We visited before we left the States in early May, and she was pretty alert, tired, but alert. But as this month of August has unfurled she has deteriorated quickly, Mom probably is annoyed with me bringing up our big dogs, but when it was time, they deteriorated quickly too. We had them 15 years, and watching them age and turn into ghosts of themselves, was really hard. Finally they had had enough, and we sent them "home", but we wrestled with that decision for over a year! I wish we could send our human loved ones "home" when they were ready, lived a big, full life, but were tired beyond belief. I'm so sorry Mom, wish I was there to hug you! 

This is one of our favorite pictures, we lovingly call it "dos weirdos". Loki, the black lab/ pitbull and Gargoyle our German Shepard/pit mix, and Mike in the motor home moving across country from Idaho to North Carolina in 2006. Boy they loved that trip! 

I guess the moral of this story, is to count your blessings, not the dollars a day life might cost you. Everybody's got something going on, and sometimes they just need a hug. Go find someone and give them a hug...that could be dangerous, find someone you KNOW, and hug them. We've also learned (again) here in Ecuador that a smile goes a long way. Chins up! The adventure continues...

Monday, August 18, 2014

Papers, papers and more papers

We had this wonderful opportunity to go on a free trip to the cloud forest, but since papers that we were to sign weren't ready, we opted not to go. When we were in Guayaquil last Monday we were told on Wednesday we had to go to Manta to sign papers at the bank. Like good clients, we did as we were instructed, but when we got to the bank, there were no papers to sign. So when Friday came and the papers were STILL not at the bank, we decided we had to stay behind. We had Fernando call this morning...only half the paperwork is there, maybe 3:30? I said forget it, we'll go in the morning, so from last Wednesday to Tuesday! The papers are probably in this pile...gotta be Ecuador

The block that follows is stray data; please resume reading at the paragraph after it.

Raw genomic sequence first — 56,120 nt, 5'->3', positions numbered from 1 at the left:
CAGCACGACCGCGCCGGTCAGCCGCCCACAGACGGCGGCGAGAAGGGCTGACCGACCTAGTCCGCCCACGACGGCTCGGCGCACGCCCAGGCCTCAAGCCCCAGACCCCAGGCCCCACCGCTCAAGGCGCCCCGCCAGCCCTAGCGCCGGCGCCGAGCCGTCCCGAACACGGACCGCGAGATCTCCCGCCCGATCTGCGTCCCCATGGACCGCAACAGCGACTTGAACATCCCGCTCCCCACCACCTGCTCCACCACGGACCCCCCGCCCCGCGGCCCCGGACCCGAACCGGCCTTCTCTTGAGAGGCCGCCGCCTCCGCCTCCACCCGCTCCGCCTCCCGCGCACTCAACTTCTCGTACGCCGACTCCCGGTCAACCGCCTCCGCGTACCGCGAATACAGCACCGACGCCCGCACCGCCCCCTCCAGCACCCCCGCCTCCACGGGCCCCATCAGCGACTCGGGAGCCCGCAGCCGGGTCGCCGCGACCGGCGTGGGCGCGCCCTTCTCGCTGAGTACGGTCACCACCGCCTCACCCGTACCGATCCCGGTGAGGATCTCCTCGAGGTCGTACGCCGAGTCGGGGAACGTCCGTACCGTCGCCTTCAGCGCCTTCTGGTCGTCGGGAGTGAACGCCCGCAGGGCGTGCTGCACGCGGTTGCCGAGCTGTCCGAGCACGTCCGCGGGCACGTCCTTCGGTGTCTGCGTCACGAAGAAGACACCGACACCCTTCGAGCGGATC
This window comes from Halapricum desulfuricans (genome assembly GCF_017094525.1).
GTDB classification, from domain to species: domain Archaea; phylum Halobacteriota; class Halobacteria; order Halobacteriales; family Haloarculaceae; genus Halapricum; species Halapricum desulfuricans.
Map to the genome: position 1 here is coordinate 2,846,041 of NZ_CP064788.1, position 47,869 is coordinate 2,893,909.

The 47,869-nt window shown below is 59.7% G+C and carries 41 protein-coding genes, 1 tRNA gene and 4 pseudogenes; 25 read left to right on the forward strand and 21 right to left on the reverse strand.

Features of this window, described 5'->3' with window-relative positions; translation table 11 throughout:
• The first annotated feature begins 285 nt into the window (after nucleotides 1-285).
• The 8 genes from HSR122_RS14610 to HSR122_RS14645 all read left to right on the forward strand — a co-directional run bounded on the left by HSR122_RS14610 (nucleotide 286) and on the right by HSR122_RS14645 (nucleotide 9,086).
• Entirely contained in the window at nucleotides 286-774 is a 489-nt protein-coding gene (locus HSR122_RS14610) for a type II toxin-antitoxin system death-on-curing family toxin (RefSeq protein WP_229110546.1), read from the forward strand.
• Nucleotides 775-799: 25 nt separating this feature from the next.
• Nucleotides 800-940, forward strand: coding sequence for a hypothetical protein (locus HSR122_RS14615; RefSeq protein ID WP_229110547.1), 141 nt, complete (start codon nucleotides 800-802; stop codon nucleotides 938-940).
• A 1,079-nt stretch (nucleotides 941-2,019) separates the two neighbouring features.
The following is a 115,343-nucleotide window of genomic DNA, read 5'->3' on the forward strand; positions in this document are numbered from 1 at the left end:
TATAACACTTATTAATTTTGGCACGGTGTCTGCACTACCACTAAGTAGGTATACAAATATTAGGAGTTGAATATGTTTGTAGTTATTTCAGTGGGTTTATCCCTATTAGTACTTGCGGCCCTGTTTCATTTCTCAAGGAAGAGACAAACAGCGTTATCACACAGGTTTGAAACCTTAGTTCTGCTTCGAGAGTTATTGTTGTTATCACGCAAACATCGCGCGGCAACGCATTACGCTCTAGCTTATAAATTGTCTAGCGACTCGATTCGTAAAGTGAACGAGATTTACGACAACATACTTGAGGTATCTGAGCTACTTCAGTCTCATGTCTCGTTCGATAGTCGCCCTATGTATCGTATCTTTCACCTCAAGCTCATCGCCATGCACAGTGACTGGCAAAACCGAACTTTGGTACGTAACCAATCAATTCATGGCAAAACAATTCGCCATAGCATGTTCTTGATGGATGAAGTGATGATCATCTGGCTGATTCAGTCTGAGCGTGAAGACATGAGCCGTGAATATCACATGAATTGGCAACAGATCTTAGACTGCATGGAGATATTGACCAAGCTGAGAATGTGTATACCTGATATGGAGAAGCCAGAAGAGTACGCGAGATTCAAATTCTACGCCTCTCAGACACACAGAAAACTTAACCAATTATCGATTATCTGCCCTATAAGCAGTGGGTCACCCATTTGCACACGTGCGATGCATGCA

But for every bad, there's a good, and this time (as many times) it came in the form of food!
We have a guy on a bike who comes by with a 5gallon bucket with huge shrimp and ice. They call them langostinos which you may know as the spanish word for lobster, but in this case they are really big shrimp. We got 8 to a pound, and $5 a pound.

We pan fried them with their shell on, and tossed with seasoning, cilantro, onions, peppers and lime. They were very good for our first attemp cooking them this way. We will keep trying, as we get more spices and cooking utensils.

Right before we started cooking, Tarzan the Gardner stopped by with more presents! He had banana trees, and what look like cannas, and a couple croton bushes (the yellow gold dust ones, the red ones don't like all the salt). He saw that I had put in the ground cover, and told us that the pineapple we planted wouldn't do well except inside the wall, too much salt. So we'll move those, but it's coming together nicely, another reason we couldn't go away, we have to water all our new plants! 

We both are feeling kinda lethargic today, maybe a little down that we couldn't go on this trip because of stupid paperwork. Which reminds me, we did hear a story about that, I'm paraphrasing-

When the king of Spain sent his men here to South America, he gave them instructions to send all the gold and silver home to Spain, when the shipment arrived many months later, after stopping inVenezuela and other ports it was about half it was reported to have been. The king was furious, and from then on told every person who touched it to sign off, before passing it on to the next, and the next time he got all his gold. (Well he got somebody's gold). So that's part of the problem of paperwork in Ecuador.

We will try a new place for al muerzo today. It's a place called Bamboo and Ceibo, an Ecuadorean man and his Spanish wife, their daughter Elizabeth and his nephew Fernando (another sweet Fernando) are wonderfully gifted at hospitality. We've noticed some of the restaurants have good food, but not any hospitality skills, we appreciate both. They have a brick pizza oven and very good pizza, hamburgers and some other gringo food. From what we've had their flavors are great, so I'm sure their lunch special will be tasty. Try and find Angel our fruit and veg guy on the way home and nap in the hammock, sounds perfect.

Tomorrow will be Manta bus trip, so stay tuned for all the adventure!